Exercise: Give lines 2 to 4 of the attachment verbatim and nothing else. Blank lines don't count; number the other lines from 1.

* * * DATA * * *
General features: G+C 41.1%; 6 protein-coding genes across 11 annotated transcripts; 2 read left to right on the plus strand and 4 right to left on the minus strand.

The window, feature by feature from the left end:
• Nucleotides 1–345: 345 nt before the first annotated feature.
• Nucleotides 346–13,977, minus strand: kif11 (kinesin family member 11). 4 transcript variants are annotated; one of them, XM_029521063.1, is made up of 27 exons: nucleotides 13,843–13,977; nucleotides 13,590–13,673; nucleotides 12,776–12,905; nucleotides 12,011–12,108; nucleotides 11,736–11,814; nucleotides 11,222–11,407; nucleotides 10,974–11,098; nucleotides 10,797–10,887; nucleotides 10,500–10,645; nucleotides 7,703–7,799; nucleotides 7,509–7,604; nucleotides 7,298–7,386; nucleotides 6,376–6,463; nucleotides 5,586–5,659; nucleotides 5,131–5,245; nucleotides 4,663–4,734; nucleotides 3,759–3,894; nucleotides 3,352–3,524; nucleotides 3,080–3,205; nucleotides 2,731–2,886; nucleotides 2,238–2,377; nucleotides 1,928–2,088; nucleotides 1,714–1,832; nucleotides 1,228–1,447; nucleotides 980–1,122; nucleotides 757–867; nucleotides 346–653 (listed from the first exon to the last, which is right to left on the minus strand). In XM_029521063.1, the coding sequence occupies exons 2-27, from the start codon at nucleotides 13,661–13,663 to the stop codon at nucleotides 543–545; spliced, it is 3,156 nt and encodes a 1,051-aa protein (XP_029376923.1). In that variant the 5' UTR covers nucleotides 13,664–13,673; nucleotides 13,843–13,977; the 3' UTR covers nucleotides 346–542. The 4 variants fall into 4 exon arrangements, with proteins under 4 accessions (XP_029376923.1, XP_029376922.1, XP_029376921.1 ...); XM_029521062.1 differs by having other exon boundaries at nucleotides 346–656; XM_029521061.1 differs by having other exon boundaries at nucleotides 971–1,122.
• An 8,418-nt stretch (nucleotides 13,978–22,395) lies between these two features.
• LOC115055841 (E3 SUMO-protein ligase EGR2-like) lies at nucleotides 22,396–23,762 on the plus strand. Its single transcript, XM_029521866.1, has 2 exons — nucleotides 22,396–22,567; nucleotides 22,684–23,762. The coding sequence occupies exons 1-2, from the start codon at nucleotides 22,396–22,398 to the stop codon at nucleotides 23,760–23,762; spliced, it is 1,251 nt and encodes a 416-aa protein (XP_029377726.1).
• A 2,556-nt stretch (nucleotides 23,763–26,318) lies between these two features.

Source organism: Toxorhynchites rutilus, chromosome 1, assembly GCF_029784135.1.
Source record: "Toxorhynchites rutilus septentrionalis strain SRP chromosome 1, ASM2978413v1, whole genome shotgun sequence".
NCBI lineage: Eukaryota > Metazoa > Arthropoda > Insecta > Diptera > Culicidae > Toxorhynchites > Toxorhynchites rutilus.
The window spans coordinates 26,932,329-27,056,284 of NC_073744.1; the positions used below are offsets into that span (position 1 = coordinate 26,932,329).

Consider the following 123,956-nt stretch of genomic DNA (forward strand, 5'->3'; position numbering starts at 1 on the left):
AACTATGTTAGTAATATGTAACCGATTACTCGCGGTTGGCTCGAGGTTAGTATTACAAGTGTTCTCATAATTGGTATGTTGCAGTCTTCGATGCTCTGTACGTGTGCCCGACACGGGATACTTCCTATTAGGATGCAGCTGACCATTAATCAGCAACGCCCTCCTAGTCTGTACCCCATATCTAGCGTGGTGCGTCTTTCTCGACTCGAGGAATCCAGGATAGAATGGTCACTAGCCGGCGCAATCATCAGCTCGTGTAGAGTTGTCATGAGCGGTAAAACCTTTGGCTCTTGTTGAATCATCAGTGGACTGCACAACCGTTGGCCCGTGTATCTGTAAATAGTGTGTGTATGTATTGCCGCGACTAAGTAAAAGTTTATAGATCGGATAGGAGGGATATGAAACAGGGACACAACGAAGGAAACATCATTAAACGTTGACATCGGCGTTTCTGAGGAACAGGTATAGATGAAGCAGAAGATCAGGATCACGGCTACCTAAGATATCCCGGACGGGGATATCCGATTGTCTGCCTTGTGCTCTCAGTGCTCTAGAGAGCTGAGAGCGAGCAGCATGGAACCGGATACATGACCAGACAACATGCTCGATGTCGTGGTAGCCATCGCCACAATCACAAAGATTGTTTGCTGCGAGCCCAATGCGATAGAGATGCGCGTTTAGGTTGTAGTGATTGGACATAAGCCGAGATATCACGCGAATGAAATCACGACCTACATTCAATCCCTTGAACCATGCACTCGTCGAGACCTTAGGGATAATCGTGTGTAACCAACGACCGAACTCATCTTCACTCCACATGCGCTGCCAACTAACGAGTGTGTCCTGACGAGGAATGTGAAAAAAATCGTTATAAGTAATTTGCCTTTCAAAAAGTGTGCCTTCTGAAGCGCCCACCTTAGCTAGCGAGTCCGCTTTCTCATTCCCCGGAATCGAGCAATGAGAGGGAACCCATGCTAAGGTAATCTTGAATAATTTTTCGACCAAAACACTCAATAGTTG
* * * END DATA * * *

The window, feature by feature from the left end:
• Nucleotides 1–345: 345 nt before the first annotated feature.
• Nucleotides 346–13,977, minus strand: kif11 (kinesin family member 11). 4 transcript variants are annotated; one of them, XM_029521063.1, is made up of 27 exons: nucleotides 13,843–13,977; nucleotides 13,590–13,673; nucleotides 12,776–12,905; nucleotides 12,011–12,108; nucleotides 11,736–11,814; nucleotides 11,222–11,407; nucleotides 10,974–11,098; nucleotides 10,797–10,887; nucleotides 10,500–10,645; nucleotides 7,703–7,799; nucleotides 7,509–7,604; nucleotides 7,298–7,386; nucleotides 6,376–6,463; nucleotides 5,586–5,659; nucleotides 5,131–5,245; nucleotides 4,663–4,734; nucleotides 3,759–3,894; nucleotides 3,352–3,524; nucleotides 3,080–3,205; nucleotides 2,731–2,886; nucleotides 2,238–2,377; nucleotides 1,928–2,088; nucleotides 1,714–1,832; nucleotides 1,228–1,447; nucleotides 980–1,122; nucleotides 757–867; nucleotides 346–653 (listed from the first exon to the last, which is right to left on the minus strand). In XM_029521063.1, the coding sequence occupies exons 2-27, from the start codon at nucleotides 13,661–13,663 to the stop codon at nucleotides 543–545; spliced, it is 3,156 nt and encodes a 1,051-aa protein (XP_029376923.1). In that variant the 5' UTR covers nucleotides 13,664–13,673; nucleotides 13,843–13,977; the 3' UTR covers nucleotides 346–542. The 4 variants fall into 4 exon arrangements, with proteins under 4 accessions (XP_029376923.1, XP_029376922.1, XP_029376921.1 ...); XM_029521062.1 differs by having other exon boundaries at nucleotides 346–656; XM_029521061.1 differs by having other exon boundaries at nucleotides 971–1,122.